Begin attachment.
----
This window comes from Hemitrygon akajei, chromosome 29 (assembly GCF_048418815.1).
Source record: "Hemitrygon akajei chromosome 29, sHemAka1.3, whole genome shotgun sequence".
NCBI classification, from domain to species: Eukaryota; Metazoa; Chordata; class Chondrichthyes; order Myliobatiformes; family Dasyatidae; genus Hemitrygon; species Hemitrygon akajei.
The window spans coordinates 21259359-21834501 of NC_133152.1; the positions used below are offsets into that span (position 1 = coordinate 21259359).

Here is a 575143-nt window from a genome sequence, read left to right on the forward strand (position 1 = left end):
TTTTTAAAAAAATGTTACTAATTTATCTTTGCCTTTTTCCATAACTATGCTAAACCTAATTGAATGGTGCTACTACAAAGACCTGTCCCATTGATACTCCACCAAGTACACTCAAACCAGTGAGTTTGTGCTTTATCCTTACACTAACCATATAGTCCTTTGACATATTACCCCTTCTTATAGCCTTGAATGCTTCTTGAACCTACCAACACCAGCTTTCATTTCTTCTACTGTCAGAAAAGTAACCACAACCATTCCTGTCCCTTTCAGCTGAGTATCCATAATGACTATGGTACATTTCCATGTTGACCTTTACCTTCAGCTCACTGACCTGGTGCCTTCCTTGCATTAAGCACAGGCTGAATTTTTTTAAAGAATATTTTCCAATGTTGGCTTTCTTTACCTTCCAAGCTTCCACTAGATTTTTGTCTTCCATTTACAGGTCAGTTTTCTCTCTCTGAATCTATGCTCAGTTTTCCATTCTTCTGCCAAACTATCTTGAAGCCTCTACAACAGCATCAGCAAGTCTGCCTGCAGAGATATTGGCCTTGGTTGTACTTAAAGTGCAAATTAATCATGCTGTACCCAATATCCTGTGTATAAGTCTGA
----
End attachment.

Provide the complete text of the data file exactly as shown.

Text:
This window comes from Hemitrygon akajei, chromosome 29 (assembly GCF_048418815.1).
Source record: "Hemitrygon akajei chromosome 29, sHemAka1.3, whole genome shotgun sequence".
NCBI classification, from domain to species: Eukaryota; Metazoa; Chordata; class Chondrichthyes; order Myliobatiformes; family Dasyatidae; genus Hemitrygon; species Hemitrygon akajei.
The window spans coordinates 21259359-21834501 of NC_133152.1; the positions used below are offsets into that span (position 1 = coordinate 21259359).

Here is a 575143-nt window from a genome sequence, read left to right on the forward strand (position 1 = left end):
TTTTTAAAAAAATGTTACTAATTTATCTTTGCCTTTTTCCATAACTATGCTAAACCTAATTGAATGGTGCTACTACAAAGACCTGTCCCATTGATACTCCACCAAGTACACTCAAACCAGTGAGTTTGTGCTTTATCCTTACACTAACCATATAGTCCTTTGACATATTACCCCTTCTTATAGCCTTGAATGCTTCTTGAACCTACCAACACCAGCTTTCATTTCTTCTACTGTCAGAAAAGTAACCACAACCATTCCTGTCCCTTTCAGCTGAGTATCCATAATGACTATGGTACATTTCCATGTTGACCTTTACCTTCAGCTCACTGACCTGGTGCCTTCCTTGCATTAAGCACAGGCTGAATTTTTTTAAAGAATATTTTCCAATGTTGGCTTTCTTTACCTTCCAAGCTTCCACTAGATTTTTGTCTTCCATTTACAGGTCAGTTTTCTCTCTCTGAATCTATGCTCAGTTTTCCATTCTTCTGCCAAACTATCTTGAAGCCTCTACAACAGCATCAGCAAGTCTGCCTGCAGAGATATTGGCCTTGGTTGTACTTAAAGTGCAAATTAATCATGCTGTACCCAATATCCTGTGTATAAGTCTGA